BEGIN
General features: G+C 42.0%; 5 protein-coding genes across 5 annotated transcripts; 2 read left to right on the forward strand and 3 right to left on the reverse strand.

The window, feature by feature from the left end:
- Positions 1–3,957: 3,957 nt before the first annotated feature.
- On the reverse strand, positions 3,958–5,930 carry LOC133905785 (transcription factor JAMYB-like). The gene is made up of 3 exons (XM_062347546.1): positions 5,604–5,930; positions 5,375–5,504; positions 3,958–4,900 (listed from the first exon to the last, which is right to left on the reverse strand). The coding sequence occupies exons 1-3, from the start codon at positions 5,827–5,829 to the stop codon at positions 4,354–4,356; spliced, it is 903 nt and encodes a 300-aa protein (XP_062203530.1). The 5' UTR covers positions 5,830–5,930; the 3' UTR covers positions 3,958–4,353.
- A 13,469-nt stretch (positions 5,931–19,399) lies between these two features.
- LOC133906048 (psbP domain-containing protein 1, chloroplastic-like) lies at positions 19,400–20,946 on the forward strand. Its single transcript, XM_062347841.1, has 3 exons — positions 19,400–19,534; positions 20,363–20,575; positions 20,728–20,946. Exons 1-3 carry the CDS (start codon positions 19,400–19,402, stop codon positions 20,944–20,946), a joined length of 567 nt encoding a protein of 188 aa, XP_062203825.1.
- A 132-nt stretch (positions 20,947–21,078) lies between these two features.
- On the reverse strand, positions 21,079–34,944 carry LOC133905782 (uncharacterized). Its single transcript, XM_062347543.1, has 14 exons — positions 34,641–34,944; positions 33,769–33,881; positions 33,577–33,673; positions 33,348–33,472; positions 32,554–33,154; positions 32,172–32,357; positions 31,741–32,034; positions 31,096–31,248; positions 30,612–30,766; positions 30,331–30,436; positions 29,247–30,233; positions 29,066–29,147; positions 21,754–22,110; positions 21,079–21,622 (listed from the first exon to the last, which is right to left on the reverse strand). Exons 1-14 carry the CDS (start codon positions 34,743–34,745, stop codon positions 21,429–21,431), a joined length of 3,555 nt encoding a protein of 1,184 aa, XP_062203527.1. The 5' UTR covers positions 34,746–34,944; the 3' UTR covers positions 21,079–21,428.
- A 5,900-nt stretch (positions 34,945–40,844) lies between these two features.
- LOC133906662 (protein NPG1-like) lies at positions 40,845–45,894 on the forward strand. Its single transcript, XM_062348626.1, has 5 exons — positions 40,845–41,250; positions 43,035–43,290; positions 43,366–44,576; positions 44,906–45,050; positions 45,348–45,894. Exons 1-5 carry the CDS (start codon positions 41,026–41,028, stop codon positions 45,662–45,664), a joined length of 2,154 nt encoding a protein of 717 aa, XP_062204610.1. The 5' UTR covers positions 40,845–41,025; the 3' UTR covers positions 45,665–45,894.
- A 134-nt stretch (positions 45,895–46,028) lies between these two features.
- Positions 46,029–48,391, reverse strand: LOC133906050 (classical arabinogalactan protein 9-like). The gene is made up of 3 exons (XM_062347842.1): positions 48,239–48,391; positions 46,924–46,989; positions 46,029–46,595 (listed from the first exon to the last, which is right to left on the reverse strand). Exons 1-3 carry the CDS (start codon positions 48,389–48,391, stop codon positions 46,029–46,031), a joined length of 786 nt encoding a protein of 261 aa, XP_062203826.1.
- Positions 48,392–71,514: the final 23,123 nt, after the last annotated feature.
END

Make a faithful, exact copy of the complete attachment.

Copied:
General features: G+C 42.0%; 5 protein-coding genes across 5 annotated transcripts; 2 read left to right on the forward strand and 3 right to left on the reverse strand.

The window, feature by feature from the left end:
- Positions 1–3,957: 3,957 nt before the first annotated feature.
- On the reverse strand, positions 3,958–5,930 carry LOC133905785 (transcription factor JAMYB-like). The gene is made up of 3 exons (XM_062347546.1): positions 5,604–5,930; positions 5,375–5,504; positions 3,958–4,900 (listed from the first exon to the last, which is right to left on the reverse strand). The coding sequence occupies exons 1-3, from the start codon at positions 5,827–5,829 to the stop codon at positions 4,354–4,356; spliced, it is 903 nt and encodes a 300-aa protein (XP_062203530.1). The 5' UTR covers positions 5,830–5,930; the 3' UTR covers positions 3,958–4,353.
- A 13,469-nt stretch (positions 5,931–19,399) lies between these two features.
- LOC133906048 (psbP domain-containing protein 1, chloroplastic-like) lies at positions 19,400–20,946 on the forward strand. Its single transcript, XM_062347841.1, has 3 exons — positions 19,400–19,534; positions 20,363–20,575; positions 20,728–20,946. Exons 1-3 carry the CDS (start codon positions 19,400–19,402, stop codon positions 20,944–20,946), a joined length of 567 nt encoding a protein of 188 aa, XP_062203825.1.
- A 132-nt stretch (positions 20,947–21,078) lies between these two features.
- On the reverse strand, positions 21,079–34,944 carry LOC133905782 (uncharacterized). Its single transcript, XM_062347543.1, has 14 exons — positions 34,641–34,944; positions 33,769–33,881; positions 33,577–33,673; positions 33,348–33,472; positions 32,554–33,154; positions 32,172–32,357; positions 31,741–32,034; positions 31,096–31,248; positions 30,612–30,766; positions 30,331–30,436; positions 29,247–30,233; positions 29,066–29,147; positions 21,754–22,110; positions 21,079–21,622 (listed from the first exon to the last, which is right to left on the reverse strand). Exons 1-14 carry the CDS (start codon positions 34,743–34,745, stop codon positions 21,429–21,431), a joined length of 3,555 nt encoding a protein of 1,184 aa, XP_062203527.1. The 5' UTR covers positions 34,746–34,944; the 3' UTR covers positions 21,079–21,428.
- A 5,900-nt stretch (positions 34,945–40,844) lies between these two features.
- LOC133906662 (protein NPG1-like) lies at positions 40,845–45,894 on the forward strand. Its single transcript, XM_062348626.1, has 5 exons — positions 40,845–41,250; positions 43,035–43,290; positions 43,366–44,576; positions 44,906–45,050; positions 45,348–45,894. Exons 1-5 carry the CDS (start codon positions 41,026–41,028, stop codon positions 45,662–45,664), a joined length of 2,154 nt encoding a protein of 717 aa, XP_062204610.1. The 5' UTR covers positions 40,845–41,025; the 3' UTR covers positions 45,665–45,894.
- A 134-nt stretch (positions 45,895–46,028) lies between these two features.
- Positions 46,029–48,391, reverse strand: LOC133906050 (classical arabinogalactan protein 9-like). The gene is made up of 3 exons (XM_062347842.1): positions 48,239–48,391; positions 46,924–46,989; positions 46,029–46,595 (listed from the first exon to the last, which is right to left on the reverse strand). Exons 1-3 carry the CDS (start codon positions 48,389–48,391, stop codon positions 46,029–46,031), a joined length of 786 nt encoding a protein of 261 aa, XP_062203826.1.
- Positions 48,392–71,514: the final 23,123 nt, after the last annotated feature.